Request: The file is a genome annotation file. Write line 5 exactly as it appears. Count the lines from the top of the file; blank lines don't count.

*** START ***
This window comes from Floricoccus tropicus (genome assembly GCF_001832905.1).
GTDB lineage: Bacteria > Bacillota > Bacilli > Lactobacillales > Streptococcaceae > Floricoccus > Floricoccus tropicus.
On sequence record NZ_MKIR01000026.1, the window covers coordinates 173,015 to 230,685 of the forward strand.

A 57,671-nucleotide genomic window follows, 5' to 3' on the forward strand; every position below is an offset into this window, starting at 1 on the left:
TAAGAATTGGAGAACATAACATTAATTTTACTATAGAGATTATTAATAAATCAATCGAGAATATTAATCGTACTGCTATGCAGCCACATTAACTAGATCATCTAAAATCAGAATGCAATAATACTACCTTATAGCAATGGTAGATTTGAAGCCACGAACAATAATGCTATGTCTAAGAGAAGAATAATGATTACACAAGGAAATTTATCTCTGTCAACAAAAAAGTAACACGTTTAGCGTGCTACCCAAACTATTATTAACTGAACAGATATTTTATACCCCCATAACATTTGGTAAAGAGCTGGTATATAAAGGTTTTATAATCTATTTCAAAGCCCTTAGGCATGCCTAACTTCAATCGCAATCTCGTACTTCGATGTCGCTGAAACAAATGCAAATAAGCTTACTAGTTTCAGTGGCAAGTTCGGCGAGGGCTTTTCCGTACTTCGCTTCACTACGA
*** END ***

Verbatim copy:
TAAGAATTGGAGAACATAACATTAATTTTACTATAGAGATTATTAATAAATCAATCGAGAATATTAATCGTACTGCTATGCAGCCACATTAACTAGATCATCTAAAATCAGAATGCAATAATACTACCTTATAGCAATGGTAGATTTGAAGCCACGAACAATAATGCTATGTCTAAGAGAAGAATAATGATTACACAAGGAAATTTATCTCTGTCAACAAAAAAGTAACACGTTTAGCGTGCTACCCAAACTATTATTAACTGAACAGATATTTTATACCCCCATAACATTTGGTAAAGAGCTGGTATATAAAGGTTTTATAATCTATTTCAAAGCCCTTAGGCATGCCTAACTTCAATCGCAATCTCGTACTTCGATGTCGCTGAAACAAATGCAAATAAGCTTACTAGTTTCAGTGGCAAGTTCGGCGAGGGCTTTTCCGTACTTCGCTTCACTACGA